COVID-19 Vaccination: A Real Test of Sovereign Equality and Friendship
Thomas Ameyaw-Brobbey explores the likely implication of the COVID-19 vaccination on the conduct and practice of international relations and diplomacy.
The Treaty of Westphalia established peace after the Thirty Years’ War (1618-48) from the convoluted discussions that took place in the Westphalian towns of Munster and Osnabruck. Evgeny Roshchin notes that in establishing the Peace of Westphalia, “European powers kept referring to the concept of amity in international conduct,” and that, the “dissolution of the Respublica Christiana, abandonment of Canon Law together with Papal authority, and the spread of the Reformation cleared the space for a new international order based on the achievement of ‘external’ sovereignty” that revolved around sincere horizontal friendship. The parties quietly discarded old forms of vertical, that is, hierarchical deference and instituted equality of sovereign states regulated by friendship, irrespective of power. Friendship was the key instrument that provided the modern international order and made it intelligible. Henry Kissinger corroborated this argument:
All kings were referred to as “majesty” and all ambassadors “excellency.” …demanding absolute equality, [they] devised a process of entering the sites of negotiations through individual doors, requiring the construction of many entrances, and advancing to their seats at equal speed so that none would suffer the ignominy of waiting for the other to arrive at his convenience (1).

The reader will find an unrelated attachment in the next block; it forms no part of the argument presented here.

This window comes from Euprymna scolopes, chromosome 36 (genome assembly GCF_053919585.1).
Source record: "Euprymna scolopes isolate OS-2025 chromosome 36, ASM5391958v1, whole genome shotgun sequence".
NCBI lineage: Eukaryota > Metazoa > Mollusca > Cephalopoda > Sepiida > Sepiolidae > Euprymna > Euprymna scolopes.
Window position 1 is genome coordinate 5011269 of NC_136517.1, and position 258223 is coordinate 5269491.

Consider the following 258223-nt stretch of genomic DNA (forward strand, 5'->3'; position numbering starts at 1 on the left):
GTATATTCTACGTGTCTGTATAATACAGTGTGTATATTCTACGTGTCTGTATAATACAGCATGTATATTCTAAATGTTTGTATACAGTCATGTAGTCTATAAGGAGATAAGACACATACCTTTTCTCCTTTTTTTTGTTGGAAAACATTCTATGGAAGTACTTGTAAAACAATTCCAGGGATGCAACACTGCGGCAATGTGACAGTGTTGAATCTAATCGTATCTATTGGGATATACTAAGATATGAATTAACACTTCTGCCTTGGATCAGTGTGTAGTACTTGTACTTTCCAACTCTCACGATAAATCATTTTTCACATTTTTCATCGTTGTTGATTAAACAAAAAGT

Given that the practice of modern international politics still exists within the framework of the Westphalian system, it is important that we discuss the likely implication of COVID-19 vaccine and vaccination on sovereign equality and the whole concept of friendship that mediates it. What role is COVID-19 vaccine and vaccination likely to play in defining friendship among states? How is the vaccine likely to shape our knowledge of global leaders’ commitment to sovereign equality and friendship?
I argue that, as with the COVID-19 pandemic that posed serious international relations and diplomatic challenges in 2020, its vaccination is likely to be the defining challenge on the conduct and practice of international relations and diplomacy in 2021 and beyond, enabling us to measure global leaders’ commitment to sovereign equality and friendship. The vaccination is likely to provide the litmus test to test global leaders’ claim and commitment to sovereign equality, fairness and friendship.
The COVID-19 outbreak dimmed friendship and increased mutual suspicion among states and this was a key feature of the conduct and practice of international relations and diplomacy in 2020. Divergent opinions among world leaders on the origin of the virus caused an information war that was more tenacious than even Former President Trump’s trade war. This tension was generally centered between China on the one hand, and the US and its allies on the other with the Chinese government giving its version of the narrative, with the West either questioning the Chinese narrative or giving their own counter-narratives and vice-versa. Accusations against each other centered on bioweapon engineering which experts of virology have dismissed.